Virginia requires a so-called "wet settlement" whereby funds must be on the settlement table at the time of closing.

While Maryland has a wet-settlement provision, the check issued at a closing does not have to be certified, as is the case in Virginia.

The District has no wet-settlement provision, although a bill that would establish such a provision has been floundering before the City Council since being introduced earlier this year.

At least one Washington-area homeowner was adversely affected when United Security was unable to cover two checks to him.

Stanley Rubin, a senior systems engineer with Sperry Corp. who lives in Olney, said it took him three weeks to get $60,000 from the May 27 closing on his refinanced loan after United Security bounced two checks to his attorney.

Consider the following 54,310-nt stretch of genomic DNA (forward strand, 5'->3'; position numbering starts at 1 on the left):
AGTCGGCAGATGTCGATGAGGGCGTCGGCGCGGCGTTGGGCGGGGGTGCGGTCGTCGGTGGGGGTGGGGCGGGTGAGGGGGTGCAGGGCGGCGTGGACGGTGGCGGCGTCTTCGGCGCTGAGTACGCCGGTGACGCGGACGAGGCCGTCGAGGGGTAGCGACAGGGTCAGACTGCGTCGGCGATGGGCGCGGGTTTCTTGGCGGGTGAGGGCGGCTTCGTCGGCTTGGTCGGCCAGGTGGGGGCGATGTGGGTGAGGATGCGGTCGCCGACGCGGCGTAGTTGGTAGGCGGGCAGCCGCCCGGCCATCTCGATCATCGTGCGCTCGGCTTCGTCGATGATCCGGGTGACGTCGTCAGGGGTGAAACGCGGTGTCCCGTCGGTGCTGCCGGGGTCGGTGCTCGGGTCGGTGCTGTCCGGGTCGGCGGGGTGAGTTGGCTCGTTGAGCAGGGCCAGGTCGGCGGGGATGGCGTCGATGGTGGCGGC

"More than anything, I was mad," said Rubin, who was refinancing his mortgage to pay off his first and second trusts, as well as to obtain some extra money to make home improvements and pay some bills.

Rubin said that during the three-week period he also was without any home insurance, which was canceled after his closing date and was not renewed until the refinancing check cleared.

Rubin said he kept calling United Security to find out where his mortgage check was, but "I just kept getting stories from them."

Consequently, Rubin said he gave the lender until 11 a.m. last Monday to pay his settlement money. At 11:05, after not hearing from United Security, Rubin called the Montgomery County District Attorney's office to arrange a meeting on the matter.

At 11:10, Rubin said, United Security called to tell him it didn't have his money yet, at which time Rubin mentioned his conversation with the prosecutor's office.

"Ten minutes later, they called back and said they had the funds," Rubin said.

He got his money the next day.